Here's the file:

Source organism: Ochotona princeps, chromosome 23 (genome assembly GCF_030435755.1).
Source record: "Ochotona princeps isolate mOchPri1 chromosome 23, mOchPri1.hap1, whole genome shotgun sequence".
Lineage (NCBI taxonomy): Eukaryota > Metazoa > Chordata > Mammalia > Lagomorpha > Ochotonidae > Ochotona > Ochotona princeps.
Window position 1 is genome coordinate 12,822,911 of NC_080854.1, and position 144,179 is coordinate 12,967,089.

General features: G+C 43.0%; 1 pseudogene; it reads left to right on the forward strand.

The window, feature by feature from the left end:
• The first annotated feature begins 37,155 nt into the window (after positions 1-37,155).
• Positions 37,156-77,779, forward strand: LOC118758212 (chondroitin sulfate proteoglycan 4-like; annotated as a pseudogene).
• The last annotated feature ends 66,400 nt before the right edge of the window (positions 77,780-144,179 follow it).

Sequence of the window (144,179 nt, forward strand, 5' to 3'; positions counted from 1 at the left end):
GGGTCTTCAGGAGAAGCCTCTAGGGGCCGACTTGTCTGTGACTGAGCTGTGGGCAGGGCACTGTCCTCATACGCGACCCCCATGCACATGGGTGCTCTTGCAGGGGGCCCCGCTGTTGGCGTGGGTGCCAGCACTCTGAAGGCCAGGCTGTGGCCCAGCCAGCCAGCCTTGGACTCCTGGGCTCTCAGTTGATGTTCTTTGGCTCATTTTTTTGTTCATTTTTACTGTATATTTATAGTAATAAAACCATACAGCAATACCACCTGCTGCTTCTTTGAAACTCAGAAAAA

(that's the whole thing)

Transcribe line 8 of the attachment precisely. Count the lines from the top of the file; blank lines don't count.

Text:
• Positions 37,156-77,779, forward strand: LOC118758212 (chondroitin sulfate proteoglycan 4-like; annotated as a pseudogene).